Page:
So if you get an email saying your friend just tagged you in a photo, of course, you’re going to click on that email and look at the photo. It’s not something you can just decide to ignore. This is a deep-seated human personality (trait) they’re tapping into. What you should ask yourself is, ‘Why doesn’t that email have the photo in it? It would be a lot easier to see the photo.’ When Facebook discovered the volume of responses to tagging notifications, they dialed up the hell out of it because they saw it as a great way to grow activity—to get people tagging each other in photos all day long.
The result: People simply can’t stop.
One of the poignant quotes shared in the film captures the gravitas of this new age:
There are only two industries that call their customers ‘users’: illegal drugs and software. – Edward Tufte, computer scientist and professor at Yale University
What is it doing to us? — The Consequence
“So what?” you might reply. “Television has been distracting and manipulating us for generations.”
Maybe, but the fact is there’s a massive difference in the depth and pervasiveness of these two mediums.
TV is episodic—you don’t carry a television around with you 24/7. For an increasingly large percentage of the world’s population, the presence of smartphones occupies nearly 100% of our waking consciousness.
One of the alarming findings highlighted in the documentary film is the sobering statistics on Generation Z, the first generation that began using social media in middle school.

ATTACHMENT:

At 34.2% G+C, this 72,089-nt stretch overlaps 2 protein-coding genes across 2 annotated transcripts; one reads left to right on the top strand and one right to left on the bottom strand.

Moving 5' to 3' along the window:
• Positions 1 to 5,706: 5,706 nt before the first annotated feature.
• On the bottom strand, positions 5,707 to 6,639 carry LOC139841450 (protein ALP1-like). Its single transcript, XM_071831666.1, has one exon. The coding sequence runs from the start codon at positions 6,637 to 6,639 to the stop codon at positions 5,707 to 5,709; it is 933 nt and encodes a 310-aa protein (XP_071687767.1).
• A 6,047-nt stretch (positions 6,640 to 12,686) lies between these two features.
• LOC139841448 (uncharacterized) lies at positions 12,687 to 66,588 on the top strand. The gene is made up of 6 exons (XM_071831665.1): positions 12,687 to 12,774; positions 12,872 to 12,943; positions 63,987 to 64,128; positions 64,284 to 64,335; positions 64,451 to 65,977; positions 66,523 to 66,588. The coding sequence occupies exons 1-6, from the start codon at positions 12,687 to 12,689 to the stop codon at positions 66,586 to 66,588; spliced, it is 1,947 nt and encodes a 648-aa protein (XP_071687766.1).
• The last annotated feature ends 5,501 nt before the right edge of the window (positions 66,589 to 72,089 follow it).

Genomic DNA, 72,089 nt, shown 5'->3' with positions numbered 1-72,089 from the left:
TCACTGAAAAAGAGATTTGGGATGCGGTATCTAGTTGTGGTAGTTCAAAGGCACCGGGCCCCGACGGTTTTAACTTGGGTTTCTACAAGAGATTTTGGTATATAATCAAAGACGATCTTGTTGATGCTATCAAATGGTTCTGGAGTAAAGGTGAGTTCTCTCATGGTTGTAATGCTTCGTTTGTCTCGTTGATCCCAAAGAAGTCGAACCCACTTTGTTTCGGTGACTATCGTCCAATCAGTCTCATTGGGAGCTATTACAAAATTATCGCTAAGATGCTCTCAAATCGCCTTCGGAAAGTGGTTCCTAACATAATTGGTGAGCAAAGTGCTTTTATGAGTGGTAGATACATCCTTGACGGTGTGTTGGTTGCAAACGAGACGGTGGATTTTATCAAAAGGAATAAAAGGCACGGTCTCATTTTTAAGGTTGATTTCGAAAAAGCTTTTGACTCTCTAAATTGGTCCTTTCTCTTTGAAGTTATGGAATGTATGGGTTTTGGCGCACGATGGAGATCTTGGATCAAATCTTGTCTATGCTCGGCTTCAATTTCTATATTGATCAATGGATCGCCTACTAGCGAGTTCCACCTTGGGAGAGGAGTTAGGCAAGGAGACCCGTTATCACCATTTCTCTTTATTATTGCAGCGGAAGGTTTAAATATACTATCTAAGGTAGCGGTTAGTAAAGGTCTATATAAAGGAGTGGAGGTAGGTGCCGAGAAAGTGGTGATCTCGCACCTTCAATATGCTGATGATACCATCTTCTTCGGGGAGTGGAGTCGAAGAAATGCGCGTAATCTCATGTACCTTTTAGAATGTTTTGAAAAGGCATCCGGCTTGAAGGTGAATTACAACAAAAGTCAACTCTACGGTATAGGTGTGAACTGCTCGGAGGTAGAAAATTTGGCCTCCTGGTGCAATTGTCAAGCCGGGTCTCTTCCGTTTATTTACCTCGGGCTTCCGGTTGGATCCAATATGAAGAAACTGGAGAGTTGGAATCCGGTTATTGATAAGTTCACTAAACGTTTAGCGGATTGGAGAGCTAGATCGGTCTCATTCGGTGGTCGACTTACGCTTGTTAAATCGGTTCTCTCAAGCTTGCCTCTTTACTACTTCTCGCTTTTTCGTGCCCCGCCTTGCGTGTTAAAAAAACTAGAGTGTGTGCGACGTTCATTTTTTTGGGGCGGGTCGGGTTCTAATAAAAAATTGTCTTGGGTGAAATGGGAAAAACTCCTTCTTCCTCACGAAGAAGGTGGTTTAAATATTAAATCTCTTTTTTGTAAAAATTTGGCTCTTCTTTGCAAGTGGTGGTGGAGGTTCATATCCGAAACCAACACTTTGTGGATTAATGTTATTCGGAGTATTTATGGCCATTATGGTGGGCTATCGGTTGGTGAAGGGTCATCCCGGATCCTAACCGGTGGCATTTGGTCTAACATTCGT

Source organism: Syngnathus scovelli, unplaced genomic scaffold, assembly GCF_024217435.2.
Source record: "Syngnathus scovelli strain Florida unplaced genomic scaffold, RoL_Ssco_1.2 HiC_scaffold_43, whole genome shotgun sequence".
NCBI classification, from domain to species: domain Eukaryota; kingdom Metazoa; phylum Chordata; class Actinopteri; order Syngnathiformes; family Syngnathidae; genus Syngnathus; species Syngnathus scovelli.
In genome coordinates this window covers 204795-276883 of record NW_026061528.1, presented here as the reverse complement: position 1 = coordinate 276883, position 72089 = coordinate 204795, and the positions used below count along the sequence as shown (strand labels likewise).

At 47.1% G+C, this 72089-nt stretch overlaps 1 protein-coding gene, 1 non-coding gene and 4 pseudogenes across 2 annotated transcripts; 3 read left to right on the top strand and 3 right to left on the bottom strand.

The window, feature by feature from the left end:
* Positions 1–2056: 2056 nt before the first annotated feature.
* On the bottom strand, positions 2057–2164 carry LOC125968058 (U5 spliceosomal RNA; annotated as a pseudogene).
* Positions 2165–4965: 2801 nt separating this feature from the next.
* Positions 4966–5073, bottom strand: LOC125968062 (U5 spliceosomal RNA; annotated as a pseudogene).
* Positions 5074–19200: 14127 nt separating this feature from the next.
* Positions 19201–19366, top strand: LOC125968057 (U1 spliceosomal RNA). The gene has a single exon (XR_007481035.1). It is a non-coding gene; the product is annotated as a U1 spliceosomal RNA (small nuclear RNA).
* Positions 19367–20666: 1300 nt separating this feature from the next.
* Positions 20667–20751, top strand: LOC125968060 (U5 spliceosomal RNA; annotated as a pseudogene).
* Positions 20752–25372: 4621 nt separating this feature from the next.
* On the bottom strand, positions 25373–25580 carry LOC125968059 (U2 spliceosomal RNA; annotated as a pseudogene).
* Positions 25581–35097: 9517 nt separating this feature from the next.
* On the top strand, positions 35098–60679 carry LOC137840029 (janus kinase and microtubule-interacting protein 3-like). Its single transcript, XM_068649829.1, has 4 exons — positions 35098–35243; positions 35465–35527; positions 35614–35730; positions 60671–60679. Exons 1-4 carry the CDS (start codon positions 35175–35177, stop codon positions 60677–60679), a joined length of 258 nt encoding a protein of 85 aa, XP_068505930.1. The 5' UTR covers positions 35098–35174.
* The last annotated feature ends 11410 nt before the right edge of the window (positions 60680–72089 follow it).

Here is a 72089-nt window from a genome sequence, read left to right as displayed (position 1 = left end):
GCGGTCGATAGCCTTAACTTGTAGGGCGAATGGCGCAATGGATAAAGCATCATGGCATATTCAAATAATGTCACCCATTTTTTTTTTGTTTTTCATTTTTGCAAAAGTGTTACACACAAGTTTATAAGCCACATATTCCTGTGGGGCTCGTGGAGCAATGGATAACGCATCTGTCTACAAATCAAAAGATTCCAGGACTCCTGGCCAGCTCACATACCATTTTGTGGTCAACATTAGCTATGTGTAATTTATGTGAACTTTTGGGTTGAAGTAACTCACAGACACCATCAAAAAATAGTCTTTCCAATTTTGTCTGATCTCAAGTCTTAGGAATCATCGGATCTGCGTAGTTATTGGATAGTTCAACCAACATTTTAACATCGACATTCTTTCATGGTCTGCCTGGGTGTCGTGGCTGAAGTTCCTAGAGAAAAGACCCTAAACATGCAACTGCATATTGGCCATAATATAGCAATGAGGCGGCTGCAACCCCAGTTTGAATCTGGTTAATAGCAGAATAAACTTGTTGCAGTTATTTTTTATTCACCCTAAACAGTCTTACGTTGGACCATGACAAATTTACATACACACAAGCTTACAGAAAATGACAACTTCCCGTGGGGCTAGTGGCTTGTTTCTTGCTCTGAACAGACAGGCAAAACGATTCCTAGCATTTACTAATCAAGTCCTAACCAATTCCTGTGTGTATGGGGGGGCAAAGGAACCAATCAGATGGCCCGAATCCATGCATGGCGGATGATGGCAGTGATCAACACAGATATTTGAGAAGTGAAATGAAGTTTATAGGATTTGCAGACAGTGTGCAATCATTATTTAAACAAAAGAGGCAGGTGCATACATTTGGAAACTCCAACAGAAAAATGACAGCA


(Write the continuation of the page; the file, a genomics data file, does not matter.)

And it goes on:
They’re experiencing unprecedented increases in depression, self-harm, and suicide.
They’re more fragile, depressed, and much more risk-averse than any other generation. The rates at which they get driver’s licenses are dripping as are the rates that they never go out on a date. This is an unprecedented change in a generation of children and it is wreaking havoc on families who wonder, ‘My God, what is happening to my kid?’ – Jonathon Haidt, Ph.D., Social Psychologist
The Echo Chamber Effect
Another side effect of social media is reflected in a new report by Pew Research, which found that what they called “extremely online people,” meaning those who rely primarily on social media for their political news, are among the least informed and most easily-deceived groups in America.
When evaluated on their current political knowledge, those who turned to social media for news scored lower than any other group. Those who relied on a variety of sources, including news websites, cable, and print news, scored highest.
However, exclusive Facebook and Twitter users did score higher in their knowledge of conspiracy theories, such as 5G being the cause of the coronavirus or that Bill Gates is planning to inject people with tracking microchips via vaccines.
In other words, according to this research, people’s ability to discern truth and fact-based news from fake news largely depends on the amount of time they spend on social media.
We live in a world that’s becoming radically polarized—different groups of people living in different worlds, populated with utterly different facts.
These “echo chambers” convince their members to distrust everybody on “the outside” of that chamber. And that means that an insider’s trust for other insiders can grow unchecked.
Social media is largely responsible for this alarming trend.
In a reference one former tech executive makes to what he calls “disinformation for profit,” he shares how Facebook’s algorithm serves up content based on users’ proneness to conspiracy theories. “You need to understand: You do not control your newsfeed,” he reminds us.
It’s why, according to a recent study, fake news travels up to 6 times faster than true news.
Based on the troubling trends portrayed in stark and often chilling detail in The Social Dilemma, how do we respond?
What can we do to protect ourselves and our children from such a powerful and pervasive force?
That’s what I will explore in Part 2—stay tuned!